Eight-year-old Princess Irene resides in a remote castle with her nurse Lootie and several other servants while her papa-king travels all over his kingdom. The reason that the Princess lives in seclusion is that the goblins who dwell under the mountain have sworn revenge on the king’s family. In addition, she has a mysterious and magical great-great-grandmother who is watching over her but who is seen by nobody else besides her. Also, she becomes friends with a twelve-year-old boy named Curdie who is the son of a local miner. When Irene and Lootie get lost after dark while on a walk in the mountains and are chased by goblins, they first meet Curdie who protects them from the goblins and helps to get them home safely. He pledges himself to guard the Princess. The goblins have hatched a double plot in which they plan to steal Irene to become the wife of their Prince Harelip and to use the mines to flood the castle. While working in the mines, Curdie overhears part of their plans but is captured and imprisoned by the goblins. However, Irene’s grandmother gives her a special thread by which she is led to rescue Curdie and get both of them back home again. Curdie sneaks onto the castle grounds one night to see if he can learn more about the goblins’ plans but is mistaken for a prowler by the king’s guards and shot with an arrow. He not only is imprisoned but also becomes quite sick with a fever. It is during this very time that the goblins mount their attack. Will they be successful? Will the Princess be saved or will she become the bride of Harelip? And what will happen to Curdie? Scottish-born author George MacDonald (1824-1905), though theologically considered a heretic, was a masterful storyteller who is often credited with inventing the genre of children’s fantasy literature and influenced such later youth fantasy writers as J. R. R. Tolkien, C. S. Lewis, and Madeline L’Engle. MacDonald began his literary career by telling fairy stories to his eleven children and then putting onplays for the poor in his neighborhood with his large family as the cast. His first such novel was At the Back of the North Wind published in 1871. The Princess and the Goblin was serialized in a journal called Good Words for the Young between 1870 and 1871 and then published in book form the following year. To be honest, this is one of the most fascinating and enjoyable books that I have ever read. The story of the Princess Irene and her friend Curdie continues in a sequel, The Princess and Curdie. I guess that I’ll just have to read it too.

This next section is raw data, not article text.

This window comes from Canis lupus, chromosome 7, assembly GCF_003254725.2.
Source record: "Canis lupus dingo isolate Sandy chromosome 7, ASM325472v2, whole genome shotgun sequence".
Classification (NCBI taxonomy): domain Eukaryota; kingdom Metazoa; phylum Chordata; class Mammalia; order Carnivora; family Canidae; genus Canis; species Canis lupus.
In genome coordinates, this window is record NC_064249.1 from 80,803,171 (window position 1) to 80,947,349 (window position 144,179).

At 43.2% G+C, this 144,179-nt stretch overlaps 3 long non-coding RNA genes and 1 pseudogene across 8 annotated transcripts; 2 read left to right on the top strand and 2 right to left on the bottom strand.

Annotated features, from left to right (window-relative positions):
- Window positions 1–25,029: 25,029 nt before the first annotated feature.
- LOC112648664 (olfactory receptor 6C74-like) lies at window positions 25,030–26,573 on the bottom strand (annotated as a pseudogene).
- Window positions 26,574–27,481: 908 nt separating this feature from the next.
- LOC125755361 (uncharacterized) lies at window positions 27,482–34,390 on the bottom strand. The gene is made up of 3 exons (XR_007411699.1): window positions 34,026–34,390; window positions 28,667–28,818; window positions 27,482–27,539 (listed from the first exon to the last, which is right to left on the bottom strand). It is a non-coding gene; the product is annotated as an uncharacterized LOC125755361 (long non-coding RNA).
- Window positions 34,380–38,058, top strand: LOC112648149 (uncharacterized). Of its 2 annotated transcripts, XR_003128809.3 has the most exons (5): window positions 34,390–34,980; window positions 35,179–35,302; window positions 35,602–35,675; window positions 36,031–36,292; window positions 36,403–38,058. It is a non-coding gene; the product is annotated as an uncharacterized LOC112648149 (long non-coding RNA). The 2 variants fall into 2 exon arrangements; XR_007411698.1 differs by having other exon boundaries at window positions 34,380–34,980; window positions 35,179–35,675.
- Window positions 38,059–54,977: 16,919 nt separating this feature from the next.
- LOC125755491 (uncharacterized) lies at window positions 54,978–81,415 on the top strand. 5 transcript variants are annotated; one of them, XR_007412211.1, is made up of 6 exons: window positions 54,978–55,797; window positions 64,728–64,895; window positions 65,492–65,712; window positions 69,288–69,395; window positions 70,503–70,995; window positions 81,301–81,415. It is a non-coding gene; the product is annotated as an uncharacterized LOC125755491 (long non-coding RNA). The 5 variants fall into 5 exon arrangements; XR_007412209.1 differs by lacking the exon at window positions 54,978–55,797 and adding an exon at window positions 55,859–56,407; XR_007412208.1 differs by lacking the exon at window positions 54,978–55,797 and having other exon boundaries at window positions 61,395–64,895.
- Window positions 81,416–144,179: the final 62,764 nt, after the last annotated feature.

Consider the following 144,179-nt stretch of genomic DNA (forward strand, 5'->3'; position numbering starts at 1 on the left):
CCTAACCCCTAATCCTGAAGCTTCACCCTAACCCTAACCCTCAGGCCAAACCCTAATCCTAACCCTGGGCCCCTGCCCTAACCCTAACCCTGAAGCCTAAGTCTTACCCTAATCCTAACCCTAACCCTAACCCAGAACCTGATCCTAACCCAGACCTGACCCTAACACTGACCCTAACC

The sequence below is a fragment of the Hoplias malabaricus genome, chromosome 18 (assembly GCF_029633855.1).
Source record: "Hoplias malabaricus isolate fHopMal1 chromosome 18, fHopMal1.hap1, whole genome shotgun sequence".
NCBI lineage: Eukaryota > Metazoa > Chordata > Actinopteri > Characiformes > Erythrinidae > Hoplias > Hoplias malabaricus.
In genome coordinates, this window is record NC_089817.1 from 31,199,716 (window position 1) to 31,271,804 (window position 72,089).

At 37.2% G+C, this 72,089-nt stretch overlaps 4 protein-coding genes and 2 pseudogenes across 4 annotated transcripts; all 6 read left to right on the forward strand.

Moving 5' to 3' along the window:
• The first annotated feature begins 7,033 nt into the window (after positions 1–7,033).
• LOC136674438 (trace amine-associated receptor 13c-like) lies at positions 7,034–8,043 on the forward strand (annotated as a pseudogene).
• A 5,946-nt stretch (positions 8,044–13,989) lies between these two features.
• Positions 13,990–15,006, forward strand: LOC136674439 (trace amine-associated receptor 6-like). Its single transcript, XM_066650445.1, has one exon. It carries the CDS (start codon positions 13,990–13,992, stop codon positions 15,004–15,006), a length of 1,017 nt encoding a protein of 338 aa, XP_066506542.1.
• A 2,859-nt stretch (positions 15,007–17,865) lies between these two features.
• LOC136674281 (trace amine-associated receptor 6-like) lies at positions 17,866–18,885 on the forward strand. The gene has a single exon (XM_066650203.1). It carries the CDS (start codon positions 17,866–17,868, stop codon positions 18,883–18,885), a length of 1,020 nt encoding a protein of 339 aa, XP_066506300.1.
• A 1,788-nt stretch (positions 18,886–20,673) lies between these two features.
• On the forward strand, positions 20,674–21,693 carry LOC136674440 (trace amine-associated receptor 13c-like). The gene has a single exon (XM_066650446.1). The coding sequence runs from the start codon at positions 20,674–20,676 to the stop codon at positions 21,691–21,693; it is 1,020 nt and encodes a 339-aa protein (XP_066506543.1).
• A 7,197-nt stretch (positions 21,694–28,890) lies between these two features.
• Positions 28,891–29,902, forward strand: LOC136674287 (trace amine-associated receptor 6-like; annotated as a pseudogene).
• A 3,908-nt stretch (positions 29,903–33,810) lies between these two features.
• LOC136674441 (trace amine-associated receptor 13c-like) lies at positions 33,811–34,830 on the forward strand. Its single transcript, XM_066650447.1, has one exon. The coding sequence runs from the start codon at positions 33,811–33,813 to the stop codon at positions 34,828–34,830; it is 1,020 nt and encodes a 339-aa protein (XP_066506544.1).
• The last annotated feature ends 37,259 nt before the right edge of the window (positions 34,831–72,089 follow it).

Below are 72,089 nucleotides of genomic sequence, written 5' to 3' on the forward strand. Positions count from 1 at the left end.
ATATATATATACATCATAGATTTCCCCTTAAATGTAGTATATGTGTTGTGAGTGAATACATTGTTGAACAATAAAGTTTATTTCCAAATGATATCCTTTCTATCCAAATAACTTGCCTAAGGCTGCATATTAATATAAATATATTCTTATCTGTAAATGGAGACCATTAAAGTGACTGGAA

Dane_R_Trumbore More than 1 year ago